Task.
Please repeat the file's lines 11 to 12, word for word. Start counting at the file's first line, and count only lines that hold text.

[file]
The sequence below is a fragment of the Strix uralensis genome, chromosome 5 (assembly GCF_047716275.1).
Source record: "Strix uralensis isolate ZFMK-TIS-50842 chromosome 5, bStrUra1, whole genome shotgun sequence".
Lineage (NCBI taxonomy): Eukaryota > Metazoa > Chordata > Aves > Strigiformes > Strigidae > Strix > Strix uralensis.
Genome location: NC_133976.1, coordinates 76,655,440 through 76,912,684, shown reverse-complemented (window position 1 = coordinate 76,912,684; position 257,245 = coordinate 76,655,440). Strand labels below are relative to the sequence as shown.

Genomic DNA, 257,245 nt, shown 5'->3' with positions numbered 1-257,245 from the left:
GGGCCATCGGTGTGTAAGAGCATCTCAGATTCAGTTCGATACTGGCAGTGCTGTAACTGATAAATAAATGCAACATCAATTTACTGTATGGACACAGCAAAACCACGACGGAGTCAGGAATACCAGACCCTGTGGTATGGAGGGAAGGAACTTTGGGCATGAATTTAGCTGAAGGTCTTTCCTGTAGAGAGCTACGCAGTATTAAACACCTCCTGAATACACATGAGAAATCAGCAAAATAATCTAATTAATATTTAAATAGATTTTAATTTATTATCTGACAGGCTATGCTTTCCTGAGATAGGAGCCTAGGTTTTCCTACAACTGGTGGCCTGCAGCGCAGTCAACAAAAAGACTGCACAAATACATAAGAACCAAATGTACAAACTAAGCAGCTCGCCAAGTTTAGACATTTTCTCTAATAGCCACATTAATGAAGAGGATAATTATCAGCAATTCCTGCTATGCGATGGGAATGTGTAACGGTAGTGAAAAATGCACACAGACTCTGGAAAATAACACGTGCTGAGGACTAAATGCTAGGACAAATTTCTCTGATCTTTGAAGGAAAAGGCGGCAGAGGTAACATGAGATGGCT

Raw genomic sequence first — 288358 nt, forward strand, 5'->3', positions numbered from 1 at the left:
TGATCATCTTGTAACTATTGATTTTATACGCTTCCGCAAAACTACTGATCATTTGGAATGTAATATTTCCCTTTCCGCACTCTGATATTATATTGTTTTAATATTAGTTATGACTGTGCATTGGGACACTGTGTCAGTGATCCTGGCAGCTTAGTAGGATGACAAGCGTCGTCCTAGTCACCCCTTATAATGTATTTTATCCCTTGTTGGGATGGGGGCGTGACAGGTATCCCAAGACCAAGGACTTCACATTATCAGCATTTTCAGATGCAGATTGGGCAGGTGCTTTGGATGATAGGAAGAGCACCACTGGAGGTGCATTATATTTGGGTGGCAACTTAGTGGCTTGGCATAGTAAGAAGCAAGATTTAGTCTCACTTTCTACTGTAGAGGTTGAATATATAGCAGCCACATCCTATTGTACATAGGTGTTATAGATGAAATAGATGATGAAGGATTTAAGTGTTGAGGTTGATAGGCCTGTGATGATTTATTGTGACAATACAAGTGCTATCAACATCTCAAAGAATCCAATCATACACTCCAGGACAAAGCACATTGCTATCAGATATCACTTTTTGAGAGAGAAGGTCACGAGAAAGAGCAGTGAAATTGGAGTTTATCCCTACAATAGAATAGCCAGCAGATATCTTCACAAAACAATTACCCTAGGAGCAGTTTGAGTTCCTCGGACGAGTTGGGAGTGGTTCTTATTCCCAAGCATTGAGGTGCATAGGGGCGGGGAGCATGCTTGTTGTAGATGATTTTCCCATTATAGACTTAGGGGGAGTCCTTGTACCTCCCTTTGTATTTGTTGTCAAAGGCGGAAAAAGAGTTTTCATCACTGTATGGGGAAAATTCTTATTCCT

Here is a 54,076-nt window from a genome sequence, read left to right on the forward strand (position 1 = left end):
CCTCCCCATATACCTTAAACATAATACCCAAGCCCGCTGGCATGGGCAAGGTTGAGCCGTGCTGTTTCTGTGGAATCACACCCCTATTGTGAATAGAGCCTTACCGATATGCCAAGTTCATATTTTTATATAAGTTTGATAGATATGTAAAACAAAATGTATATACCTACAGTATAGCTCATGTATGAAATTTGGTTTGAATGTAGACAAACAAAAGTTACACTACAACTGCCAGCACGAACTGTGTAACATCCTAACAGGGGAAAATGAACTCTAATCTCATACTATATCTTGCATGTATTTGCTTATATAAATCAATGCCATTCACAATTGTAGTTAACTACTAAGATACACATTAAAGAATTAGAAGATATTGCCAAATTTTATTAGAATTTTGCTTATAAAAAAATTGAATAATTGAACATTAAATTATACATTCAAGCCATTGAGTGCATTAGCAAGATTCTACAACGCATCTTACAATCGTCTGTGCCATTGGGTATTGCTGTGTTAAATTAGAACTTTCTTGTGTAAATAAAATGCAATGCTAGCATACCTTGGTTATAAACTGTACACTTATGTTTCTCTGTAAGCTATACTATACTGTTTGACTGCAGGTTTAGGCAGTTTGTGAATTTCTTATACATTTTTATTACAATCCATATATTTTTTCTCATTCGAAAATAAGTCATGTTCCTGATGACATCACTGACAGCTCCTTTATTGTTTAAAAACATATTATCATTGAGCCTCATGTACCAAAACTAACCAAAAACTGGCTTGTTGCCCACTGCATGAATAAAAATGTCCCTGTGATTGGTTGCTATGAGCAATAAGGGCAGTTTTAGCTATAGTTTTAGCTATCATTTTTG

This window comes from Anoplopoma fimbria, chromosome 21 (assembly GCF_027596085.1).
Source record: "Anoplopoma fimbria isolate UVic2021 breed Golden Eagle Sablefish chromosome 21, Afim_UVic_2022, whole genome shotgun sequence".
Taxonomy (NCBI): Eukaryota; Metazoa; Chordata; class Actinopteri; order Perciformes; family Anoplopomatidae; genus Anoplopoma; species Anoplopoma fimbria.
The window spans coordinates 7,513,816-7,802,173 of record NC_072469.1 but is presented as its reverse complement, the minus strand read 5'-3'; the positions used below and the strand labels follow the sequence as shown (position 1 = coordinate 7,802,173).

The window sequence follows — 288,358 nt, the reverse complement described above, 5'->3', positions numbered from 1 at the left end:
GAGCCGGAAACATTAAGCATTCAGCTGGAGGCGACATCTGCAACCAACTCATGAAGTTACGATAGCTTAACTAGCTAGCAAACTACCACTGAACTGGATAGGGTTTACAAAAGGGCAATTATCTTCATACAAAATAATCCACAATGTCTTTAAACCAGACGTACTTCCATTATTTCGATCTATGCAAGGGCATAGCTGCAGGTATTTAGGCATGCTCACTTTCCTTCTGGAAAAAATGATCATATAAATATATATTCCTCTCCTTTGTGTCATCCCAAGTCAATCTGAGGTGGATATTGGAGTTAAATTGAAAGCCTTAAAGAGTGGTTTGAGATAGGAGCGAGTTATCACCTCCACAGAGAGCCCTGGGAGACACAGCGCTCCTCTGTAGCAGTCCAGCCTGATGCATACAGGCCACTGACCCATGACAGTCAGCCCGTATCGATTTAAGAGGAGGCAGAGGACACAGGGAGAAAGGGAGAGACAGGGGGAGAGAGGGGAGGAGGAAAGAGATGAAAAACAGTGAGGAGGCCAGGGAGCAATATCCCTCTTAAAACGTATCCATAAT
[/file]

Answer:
This window comes from Anoplopoma fimbria, chromosome 21 (assembly GCF_027596085.1).
Source record: "Anoplopoma fimbria isolate UVic2021 breed Golden Eagle Sablefish chromosome 21, Afim_UVic_2022, whole genome shotgun sequence".